Poetry Friday: Form and Function

The Inklings’ challenge this month was mine. I was quite taken with the idea of this book: a book about poetry forms and techniques…written in poems. So I challenged the group to write their own poems about forms or techniques. The more we dug into the book, the more we realized that the author doesn’t always explain a form in that form. For instance, her poem about the sestina follows the form but does not explain it. And one of the flaws of the book is that nowhere is there clear definitions of the techniques and forms. Still and all, I recommend the book, and we all had fun playing around with form and techniques. Here are three of mine.

Enjambment

Writing teachers especially hate
run-ons. Close the gate
so the end of the line can have the pause
that finishes a thought or completes a clause.

.

Haiku

small observation
perhaps elaboration
wry commentary

.

Personification Limerick

I once was a limerick named Sue.
My rhythm was fine. Rhyme was, too.
There was just this one thing
caused my heart not to sing:
my longing to be a haiku.

.

All three poems are ©Mary Lee Hahn, 2021. (I’m not sure what’s up with me sharing multiple poems per Poetry Friday post…this is the third week in a row…)

Catherine has this week’s Poetry Friday roundup at Reading to the Core. Check out the other Inklings’ responses to the challenge here:

Heidi @ My Juicy Little Universe
Linda @ A Word Edgewise
Margaret @ Reflections on the Teche
Molly @ Nix the Comfort Zone

23 thoughts on “Poetry Friday: Form and Function”

  1. I don’t enjamb naturally. I think it’s why I struggle with sonnets, etc! By contrast, you do it beautifully! (Pretty sure I was a little envious of your sonnet enjambment recently, now that I think about it.)

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  2. These are such fun! I love “Close the gate…” and that whole poem. This is a book I’ve been meaning to check out – thank you for the heads up and for your thoughts about it. And please…keep the multiple poems coming! xx, a.

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  3. Close the gate! If I had a nickel for every time I heard that as a kid I’d have enough to at least buy you a coffee. Wonderful and insightful examples of the form. Here’s to more multiple poem posts. This one is a winner.

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  4. *I* know what’s up with the multiple poem posts…and with the midweek brunches–it’s only a matter of time! : ) These are all quite brilliant but I ab.so.lutely love the haiku and its tiny perfection–“perhaps elaboration.” Thanks for a great challenge.

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  5. Wonderful poems, Mary Lee. I’ve come across the word enjambment twice today. I’m embarrassed to say I wasn’t sure what it meant, but your poem explains it perfectly. Thanks!

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  6. This. Is. Brilliant. What a fun book to play around with! I’m very amused at a limerick’s longing to be a haiku – honestly, one might be taken more seriously. And I was thrilled to discover via Susan Thomsen’s blog Richard Wright’s haiku –!! It’s everywhere! And it’s lovely.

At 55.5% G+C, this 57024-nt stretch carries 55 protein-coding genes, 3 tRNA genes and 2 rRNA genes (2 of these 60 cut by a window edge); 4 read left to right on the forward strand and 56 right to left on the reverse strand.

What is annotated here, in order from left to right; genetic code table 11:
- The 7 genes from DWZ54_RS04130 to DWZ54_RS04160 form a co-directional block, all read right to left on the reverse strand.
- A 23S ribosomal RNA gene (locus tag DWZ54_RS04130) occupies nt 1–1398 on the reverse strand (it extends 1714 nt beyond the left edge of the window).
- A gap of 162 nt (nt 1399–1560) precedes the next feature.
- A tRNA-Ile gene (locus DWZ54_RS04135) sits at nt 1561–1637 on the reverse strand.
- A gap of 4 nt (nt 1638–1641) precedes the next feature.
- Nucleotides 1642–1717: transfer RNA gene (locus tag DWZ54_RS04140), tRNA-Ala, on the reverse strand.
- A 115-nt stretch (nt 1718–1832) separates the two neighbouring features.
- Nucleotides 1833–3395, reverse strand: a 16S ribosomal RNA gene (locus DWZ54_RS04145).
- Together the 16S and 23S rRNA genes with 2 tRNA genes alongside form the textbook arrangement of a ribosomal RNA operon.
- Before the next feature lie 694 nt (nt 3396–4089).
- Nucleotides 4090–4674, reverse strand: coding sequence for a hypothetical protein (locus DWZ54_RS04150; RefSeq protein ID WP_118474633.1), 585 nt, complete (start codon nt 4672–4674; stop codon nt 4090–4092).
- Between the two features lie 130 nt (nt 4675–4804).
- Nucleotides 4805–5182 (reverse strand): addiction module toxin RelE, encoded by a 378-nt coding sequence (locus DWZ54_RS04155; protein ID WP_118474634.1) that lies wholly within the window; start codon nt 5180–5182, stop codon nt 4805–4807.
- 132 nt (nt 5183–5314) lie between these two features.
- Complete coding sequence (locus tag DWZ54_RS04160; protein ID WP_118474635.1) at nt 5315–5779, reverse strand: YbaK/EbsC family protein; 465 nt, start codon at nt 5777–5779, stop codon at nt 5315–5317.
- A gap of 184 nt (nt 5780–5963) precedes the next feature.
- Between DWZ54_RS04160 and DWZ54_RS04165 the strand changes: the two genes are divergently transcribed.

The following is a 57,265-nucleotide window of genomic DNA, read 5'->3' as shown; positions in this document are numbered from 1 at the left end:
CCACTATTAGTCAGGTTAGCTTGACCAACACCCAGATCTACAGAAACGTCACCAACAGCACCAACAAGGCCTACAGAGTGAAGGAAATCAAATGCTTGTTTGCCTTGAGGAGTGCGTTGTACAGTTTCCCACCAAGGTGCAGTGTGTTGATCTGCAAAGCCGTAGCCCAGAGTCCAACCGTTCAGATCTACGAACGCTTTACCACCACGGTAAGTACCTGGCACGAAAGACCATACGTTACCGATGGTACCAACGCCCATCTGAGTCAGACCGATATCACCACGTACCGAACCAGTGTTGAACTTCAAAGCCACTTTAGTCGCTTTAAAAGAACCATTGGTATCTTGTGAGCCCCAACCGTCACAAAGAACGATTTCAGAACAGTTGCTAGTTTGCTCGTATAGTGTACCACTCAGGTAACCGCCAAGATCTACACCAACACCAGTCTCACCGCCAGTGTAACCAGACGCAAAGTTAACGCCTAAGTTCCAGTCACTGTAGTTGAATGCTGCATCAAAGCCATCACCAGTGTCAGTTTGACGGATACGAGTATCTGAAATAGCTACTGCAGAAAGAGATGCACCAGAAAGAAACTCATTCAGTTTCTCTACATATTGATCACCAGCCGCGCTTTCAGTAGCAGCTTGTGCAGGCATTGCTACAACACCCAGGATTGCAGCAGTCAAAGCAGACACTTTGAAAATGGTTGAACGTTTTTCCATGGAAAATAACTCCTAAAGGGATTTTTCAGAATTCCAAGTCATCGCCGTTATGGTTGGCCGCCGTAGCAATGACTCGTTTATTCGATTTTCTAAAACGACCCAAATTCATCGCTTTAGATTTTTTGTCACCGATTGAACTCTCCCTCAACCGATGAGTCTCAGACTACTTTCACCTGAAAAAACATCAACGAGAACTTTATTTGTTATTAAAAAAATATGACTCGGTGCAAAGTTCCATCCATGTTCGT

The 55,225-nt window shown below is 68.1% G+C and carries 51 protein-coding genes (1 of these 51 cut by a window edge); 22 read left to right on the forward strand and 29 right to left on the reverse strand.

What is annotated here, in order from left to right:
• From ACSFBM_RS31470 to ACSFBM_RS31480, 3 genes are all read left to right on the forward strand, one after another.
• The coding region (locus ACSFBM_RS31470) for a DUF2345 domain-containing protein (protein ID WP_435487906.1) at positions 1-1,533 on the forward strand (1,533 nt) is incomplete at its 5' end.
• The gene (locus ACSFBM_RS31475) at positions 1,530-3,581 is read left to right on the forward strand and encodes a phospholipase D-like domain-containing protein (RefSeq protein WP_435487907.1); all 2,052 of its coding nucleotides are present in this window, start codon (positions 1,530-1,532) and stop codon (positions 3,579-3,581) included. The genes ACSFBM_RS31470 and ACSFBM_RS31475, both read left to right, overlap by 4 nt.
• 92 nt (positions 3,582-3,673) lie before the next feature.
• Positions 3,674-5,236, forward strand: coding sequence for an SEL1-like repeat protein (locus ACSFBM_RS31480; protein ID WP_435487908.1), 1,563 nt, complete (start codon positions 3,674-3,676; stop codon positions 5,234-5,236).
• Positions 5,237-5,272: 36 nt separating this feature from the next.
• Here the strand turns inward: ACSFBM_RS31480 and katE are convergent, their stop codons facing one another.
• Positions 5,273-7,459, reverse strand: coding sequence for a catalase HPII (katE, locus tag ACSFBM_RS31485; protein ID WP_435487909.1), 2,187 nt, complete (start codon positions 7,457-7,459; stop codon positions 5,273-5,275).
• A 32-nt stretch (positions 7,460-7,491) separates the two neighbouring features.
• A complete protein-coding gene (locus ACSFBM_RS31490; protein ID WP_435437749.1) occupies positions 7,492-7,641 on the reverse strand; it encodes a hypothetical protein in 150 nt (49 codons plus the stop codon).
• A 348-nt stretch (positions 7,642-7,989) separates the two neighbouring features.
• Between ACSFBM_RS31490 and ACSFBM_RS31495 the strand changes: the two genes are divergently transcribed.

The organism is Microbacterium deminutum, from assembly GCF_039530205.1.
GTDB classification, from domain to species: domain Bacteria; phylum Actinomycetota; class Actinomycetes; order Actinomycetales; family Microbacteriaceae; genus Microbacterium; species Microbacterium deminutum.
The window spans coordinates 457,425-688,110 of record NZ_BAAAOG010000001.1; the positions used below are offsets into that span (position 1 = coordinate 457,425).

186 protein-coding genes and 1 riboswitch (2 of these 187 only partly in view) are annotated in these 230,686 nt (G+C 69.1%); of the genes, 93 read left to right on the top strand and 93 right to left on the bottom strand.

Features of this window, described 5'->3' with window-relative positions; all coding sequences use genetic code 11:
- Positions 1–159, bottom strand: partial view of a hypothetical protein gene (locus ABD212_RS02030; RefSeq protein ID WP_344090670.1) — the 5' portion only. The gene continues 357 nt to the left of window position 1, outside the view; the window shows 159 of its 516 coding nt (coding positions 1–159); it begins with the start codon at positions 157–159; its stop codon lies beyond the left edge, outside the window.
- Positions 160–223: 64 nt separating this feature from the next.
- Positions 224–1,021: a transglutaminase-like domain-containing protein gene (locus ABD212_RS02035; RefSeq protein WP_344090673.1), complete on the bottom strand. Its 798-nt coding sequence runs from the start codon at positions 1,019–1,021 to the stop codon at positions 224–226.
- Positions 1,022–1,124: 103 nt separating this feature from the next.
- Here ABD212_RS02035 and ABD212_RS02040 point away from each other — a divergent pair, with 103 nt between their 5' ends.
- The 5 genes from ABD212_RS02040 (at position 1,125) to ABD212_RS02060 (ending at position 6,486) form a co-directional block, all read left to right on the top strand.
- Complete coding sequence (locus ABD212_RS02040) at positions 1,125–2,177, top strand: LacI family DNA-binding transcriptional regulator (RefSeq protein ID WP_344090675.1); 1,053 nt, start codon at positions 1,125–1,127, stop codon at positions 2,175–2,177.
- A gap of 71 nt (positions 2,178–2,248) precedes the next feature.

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  7. I’m have difficulty getting my comments to post, but here goes. You show so much in your poems, enjambment, what the three lines of haiku might do, and the fun of a limerick. You capture Sue’s angst. These are fun.

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  8. Mary Lee, enjoy that retirement and writing multiple poems! Such fun here! Love the personification limerick especially.

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  9. Each of these is wonderful! Your haiku is elegant perfection and I totally love your limerick poem. It cracked me up. What a wonderful example of limerick and personification. Poor Sue… Thanks for the fun challenge! Oh, and I also vote for you to continue to share trios of poems 🙂

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  10. These are wonderful. I want to share the haiku one with my students, as part of my ongoing effort to communicate that it isn’t just about slapping down any old seventeen-syllable gathering of sounds! Ruth, thereisnosuchthingasagodforsakentown.blogspot.com

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  11. I love the idea of exploring and explaining poetic forms, using the forms!

    Love the poems – the limerick wanting to be a haiku made me laugh!

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  12. Such Fun, MaryLee! I love all three of your poems – especially the enjambment (because I tend to be wordy)! Such great observations about the text in the book, as well! Thank you for sharing your fun poems!

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  13. I was going to let you know which of these was my favorite but I simply can NOT choose just one. I love all three of these clever takes. Well done, you!

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  14. I’m late reading PF posts this week, but I’m so glad I stopped by, Mary Lee. These are terrific! I love how you show enjambment. Sue’s longing in the limerick surprised me in a delightful way. I inadvertently participated in your Inkling challenge by posting a Snowball poem that described its form. I’ll have to check out Newlyn’s book.

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  15. So fun! I love your poems. I’ve also seen this book across a few blogs now so I just had to request a copy of the library. I look forward to checking it out. Thanks!

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